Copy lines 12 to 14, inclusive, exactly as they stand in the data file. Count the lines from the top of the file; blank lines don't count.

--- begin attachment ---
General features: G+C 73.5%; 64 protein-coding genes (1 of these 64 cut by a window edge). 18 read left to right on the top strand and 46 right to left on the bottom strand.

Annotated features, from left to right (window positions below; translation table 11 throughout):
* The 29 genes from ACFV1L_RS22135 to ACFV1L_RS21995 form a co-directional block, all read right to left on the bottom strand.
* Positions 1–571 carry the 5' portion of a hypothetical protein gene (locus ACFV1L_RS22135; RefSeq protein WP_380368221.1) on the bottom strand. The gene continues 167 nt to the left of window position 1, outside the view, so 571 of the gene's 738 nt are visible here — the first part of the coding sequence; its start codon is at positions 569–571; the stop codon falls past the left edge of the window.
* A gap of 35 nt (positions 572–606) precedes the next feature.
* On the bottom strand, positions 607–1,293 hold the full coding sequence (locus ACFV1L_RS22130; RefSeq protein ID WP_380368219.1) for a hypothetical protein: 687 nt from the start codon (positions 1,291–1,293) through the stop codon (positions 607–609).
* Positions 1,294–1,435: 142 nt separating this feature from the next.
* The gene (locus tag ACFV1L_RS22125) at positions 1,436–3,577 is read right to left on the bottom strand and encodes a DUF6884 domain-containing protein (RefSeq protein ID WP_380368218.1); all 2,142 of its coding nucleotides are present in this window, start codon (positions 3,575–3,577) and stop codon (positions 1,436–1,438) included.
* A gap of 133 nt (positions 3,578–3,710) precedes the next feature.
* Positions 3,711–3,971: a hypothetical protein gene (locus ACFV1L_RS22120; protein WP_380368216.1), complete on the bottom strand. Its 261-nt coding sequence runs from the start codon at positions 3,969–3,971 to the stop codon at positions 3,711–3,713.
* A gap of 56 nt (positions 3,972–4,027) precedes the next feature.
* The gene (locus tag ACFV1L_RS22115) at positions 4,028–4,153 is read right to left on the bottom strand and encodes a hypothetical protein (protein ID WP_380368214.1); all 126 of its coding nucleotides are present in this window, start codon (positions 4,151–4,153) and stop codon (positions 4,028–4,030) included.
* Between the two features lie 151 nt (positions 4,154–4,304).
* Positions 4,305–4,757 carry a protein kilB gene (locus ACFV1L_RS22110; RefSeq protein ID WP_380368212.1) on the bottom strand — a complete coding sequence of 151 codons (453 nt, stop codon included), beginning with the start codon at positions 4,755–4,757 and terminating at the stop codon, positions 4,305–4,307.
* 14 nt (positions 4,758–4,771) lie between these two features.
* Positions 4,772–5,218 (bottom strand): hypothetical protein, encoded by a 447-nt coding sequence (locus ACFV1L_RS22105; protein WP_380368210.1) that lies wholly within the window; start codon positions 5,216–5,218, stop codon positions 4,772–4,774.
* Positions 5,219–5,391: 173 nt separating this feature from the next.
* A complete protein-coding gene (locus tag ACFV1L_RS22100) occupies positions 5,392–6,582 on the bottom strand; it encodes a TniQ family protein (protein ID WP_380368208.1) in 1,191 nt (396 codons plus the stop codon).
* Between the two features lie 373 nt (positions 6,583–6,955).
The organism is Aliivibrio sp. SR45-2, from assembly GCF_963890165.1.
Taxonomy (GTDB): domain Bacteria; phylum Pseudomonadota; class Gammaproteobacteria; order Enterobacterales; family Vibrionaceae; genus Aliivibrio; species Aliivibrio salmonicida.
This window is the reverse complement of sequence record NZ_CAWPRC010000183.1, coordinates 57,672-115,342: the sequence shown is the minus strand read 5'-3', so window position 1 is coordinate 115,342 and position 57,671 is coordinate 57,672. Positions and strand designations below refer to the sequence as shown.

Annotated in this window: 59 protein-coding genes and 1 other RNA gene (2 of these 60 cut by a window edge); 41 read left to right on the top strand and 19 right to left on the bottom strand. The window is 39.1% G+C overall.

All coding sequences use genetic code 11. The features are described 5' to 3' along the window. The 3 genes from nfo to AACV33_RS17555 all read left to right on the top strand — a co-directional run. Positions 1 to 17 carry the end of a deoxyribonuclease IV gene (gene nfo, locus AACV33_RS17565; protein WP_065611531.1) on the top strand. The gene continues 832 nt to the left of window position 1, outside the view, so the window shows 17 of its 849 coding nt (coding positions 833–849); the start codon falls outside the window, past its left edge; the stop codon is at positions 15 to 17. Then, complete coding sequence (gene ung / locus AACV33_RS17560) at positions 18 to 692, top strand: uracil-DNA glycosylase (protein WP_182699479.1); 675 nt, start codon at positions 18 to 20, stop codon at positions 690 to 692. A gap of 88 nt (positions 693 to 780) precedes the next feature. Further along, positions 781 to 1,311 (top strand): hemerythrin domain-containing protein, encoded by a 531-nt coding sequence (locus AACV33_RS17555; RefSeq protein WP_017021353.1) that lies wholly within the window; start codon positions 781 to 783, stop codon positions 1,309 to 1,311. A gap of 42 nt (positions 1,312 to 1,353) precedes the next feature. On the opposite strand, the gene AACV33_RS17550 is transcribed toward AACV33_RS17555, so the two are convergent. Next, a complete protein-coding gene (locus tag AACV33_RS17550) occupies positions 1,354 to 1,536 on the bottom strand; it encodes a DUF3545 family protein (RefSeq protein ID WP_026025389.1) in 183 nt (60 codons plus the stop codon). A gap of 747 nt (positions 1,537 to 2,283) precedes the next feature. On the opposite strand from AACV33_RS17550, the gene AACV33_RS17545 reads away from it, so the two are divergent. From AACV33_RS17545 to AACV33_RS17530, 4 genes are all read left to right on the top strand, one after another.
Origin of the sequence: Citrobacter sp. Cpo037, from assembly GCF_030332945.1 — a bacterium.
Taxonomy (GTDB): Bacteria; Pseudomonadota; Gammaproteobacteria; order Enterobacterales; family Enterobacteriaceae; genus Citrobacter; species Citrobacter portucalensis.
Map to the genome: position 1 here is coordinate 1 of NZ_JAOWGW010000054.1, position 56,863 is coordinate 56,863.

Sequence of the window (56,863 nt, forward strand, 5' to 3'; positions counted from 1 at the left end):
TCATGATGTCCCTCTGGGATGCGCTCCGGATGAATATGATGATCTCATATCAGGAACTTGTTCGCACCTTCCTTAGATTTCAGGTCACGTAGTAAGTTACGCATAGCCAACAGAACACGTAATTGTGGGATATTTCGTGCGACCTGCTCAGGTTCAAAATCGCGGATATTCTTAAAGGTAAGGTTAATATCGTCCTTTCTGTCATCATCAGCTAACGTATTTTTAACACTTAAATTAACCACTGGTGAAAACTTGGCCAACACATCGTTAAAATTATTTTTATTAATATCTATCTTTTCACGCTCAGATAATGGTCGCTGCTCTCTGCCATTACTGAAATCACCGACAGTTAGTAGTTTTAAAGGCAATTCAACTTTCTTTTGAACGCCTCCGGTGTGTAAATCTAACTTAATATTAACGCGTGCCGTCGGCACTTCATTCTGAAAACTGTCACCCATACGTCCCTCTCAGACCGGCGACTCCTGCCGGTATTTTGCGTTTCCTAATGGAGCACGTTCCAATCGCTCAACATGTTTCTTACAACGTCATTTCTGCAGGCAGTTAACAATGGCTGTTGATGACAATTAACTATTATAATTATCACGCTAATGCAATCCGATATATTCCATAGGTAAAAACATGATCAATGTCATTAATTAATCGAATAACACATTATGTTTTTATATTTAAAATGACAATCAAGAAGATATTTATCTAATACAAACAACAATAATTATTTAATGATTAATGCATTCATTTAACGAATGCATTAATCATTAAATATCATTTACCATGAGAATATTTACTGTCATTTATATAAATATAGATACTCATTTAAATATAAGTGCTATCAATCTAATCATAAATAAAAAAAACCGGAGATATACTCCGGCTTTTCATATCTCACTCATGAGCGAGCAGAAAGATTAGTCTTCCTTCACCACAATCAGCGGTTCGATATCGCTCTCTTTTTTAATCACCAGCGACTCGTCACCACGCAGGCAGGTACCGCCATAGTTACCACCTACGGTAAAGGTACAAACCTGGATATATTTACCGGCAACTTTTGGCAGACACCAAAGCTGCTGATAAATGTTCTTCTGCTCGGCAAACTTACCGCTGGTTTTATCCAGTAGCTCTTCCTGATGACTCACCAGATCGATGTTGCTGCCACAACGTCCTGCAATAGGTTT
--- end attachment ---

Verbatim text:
* The gene (locus tag ACFV1L_RS22115) at positions 4,028–4,153 is read right to left on the bottom strand and encodes a hypothetical protein (protein ID WP_380368214.1); all 126 of its coding nucleotides are present in this window, start codon (positions 4,151–4,153) and stop codon (positions 4,028–4,030) included.
* Between the two features lie 151 nt (positions 4,154–4,304).
* Positions 4,305–4,757 carry a protein kilB gene (locus ACFV1L_RS22110; RefSeq protein ID WP_380368212.1) on the bottom strand — a complete coding sequence of 151 codons (453 nt, stop codon included), beginning with the start codon at positions 4,755–4,757 and terminating at the stop codon, positions 4,305–4,307.